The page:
Early on Monday, Jan. 25, George Tucker returns to the Shamrock Club of St. Patrick's Center to spend his first day behind the barber's chair after a period of forced inactivity.
By 9:45 a.m., he is already well into his "third or fourth" client of the day, a woman named Mary, whose hair Tucker is clipping off in good-sized chunks. Tucker advises her to "go with the bend of your hair. If you don't do that, you'll be fighting it.
Mary asks Tucker, "How long have you been cutting hair?"
"That's a mighty long time."
"It's before you were born, wasn't it?"
"I'm only 29." Mary delivers the line with a laugh, for she's a shade older than 29.
Mary is a "green card" holder, which means she can come into the Shamrock Club, a large social room in the basement of the downtown St. Patrick's Center that doubles as the commissary and, in one corner, a weekly barbershop.
Like Mary, some folks talk to Tucker, 70, while he's working on their hair. Others are mum. Still others talk to themselves, an unfortunate part of working with a large clientele of homeless and low-income people, a number of them suffering from some form of mental distress.
"Some are talking to people other than me," Tucker admits. "They're talking to themselves, and I have to know when to jump in there.
"It was entirely different at first. I've often thought if I were to quit -- if age caught up to me, or illness -- I'd have to train the next person, tell them what to get used to. I've had people say, 'Trim my beard, and that's an order.' And I think, 'Here I am giving them something for nothing, and they're giving me an order.' But for me, who else are they going to give an order?"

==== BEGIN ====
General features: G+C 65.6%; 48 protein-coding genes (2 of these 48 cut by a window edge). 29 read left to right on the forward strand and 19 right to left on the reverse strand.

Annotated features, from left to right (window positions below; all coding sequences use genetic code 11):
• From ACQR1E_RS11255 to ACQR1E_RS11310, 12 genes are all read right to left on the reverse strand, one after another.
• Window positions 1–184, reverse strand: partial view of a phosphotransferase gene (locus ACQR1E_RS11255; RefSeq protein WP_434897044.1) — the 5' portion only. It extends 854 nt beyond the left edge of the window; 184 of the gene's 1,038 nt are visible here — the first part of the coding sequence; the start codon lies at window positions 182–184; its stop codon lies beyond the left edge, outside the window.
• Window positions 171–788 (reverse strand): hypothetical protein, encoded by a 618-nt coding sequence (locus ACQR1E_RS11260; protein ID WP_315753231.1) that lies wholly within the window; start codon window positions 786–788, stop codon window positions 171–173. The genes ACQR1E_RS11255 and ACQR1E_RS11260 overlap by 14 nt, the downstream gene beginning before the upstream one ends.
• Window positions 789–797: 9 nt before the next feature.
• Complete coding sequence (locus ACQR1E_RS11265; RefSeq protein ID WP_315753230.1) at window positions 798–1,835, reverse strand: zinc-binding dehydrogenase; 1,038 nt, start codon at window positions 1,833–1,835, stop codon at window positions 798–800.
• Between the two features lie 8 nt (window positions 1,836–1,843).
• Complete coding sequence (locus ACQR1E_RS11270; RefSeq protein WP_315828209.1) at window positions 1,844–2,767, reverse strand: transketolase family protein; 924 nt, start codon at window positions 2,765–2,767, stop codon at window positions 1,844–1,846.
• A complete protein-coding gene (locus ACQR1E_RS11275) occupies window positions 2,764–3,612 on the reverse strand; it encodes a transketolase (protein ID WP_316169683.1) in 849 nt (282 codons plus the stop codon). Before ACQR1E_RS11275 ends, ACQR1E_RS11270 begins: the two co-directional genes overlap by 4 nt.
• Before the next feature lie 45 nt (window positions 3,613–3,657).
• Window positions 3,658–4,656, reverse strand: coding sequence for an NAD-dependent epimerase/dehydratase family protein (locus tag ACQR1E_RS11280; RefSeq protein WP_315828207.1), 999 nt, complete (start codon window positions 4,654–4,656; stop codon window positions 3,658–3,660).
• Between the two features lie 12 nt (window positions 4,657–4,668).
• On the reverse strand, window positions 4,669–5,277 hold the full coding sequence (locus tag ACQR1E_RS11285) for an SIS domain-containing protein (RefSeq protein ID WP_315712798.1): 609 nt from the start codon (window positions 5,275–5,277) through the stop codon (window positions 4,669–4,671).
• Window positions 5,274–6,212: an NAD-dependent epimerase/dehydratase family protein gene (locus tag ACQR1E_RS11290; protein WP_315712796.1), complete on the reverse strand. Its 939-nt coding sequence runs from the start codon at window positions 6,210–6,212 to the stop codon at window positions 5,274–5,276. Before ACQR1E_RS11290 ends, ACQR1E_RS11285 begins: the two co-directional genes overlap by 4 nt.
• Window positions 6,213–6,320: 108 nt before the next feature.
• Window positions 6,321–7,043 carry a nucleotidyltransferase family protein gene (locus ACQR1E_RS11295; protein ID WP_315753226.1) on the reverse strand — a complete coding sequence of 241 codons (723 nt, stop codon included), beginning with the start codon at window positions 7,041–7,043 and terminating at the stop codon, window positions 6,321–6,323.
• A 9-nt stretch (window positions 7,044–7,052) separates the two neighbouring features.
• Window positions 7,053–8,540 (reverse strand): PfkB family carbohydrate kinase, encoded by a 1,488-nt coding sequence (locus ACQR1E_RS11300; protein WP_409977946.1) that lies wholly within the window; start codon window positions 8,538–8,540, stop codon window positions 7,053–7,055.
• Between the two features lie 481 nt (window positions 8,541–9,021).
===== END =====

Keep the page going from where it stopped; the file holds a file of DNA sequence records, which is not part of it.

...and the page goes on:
Tucker seems to have endless patience, a necessary attribute developed over the seven years that he's worked at the center, providing a free service that was definitely lacking before he called on a whim.
"We have about 3,000 volunteers, in some capacity," says Ann Rotermund, the director of mental-health programs for St. Patrick's, which serves the homeless on many fronts. "Not all of them provide direct services. We had been looking for a barber for years. At the point that he called, our volunteer coordinator just about went through the phone."
As Tucker explains, "I called down here wanting to help on Thanksgiving dinner, but they said that they were all booked up. I said I was a retired barber, and she got all excited."
Actually, Tucker was then semi-retired. After 33 years, he'd sold his barbershop -- in Maplewood, near the corner of Southwest and Manchester -- and was working part time. He'd been cutting hair since graduating from a long-shuttered barber's college at Sixth and Washington in 1953. When he went to work at St. Patrick's, it thus marked Tucker's return to the neighborhood where he learned his craft years before. Since then, he's spent most Mondays, the traditional barber's day off, at the center.
Mindful of his profession, he carefully points out, "One thing I'm not hurting is the barber on the street. These people would be cutting each other's hair or their own or just not getting one. They wouldn't be getting one otherwise, so that's why I don't mind helping these fellas out."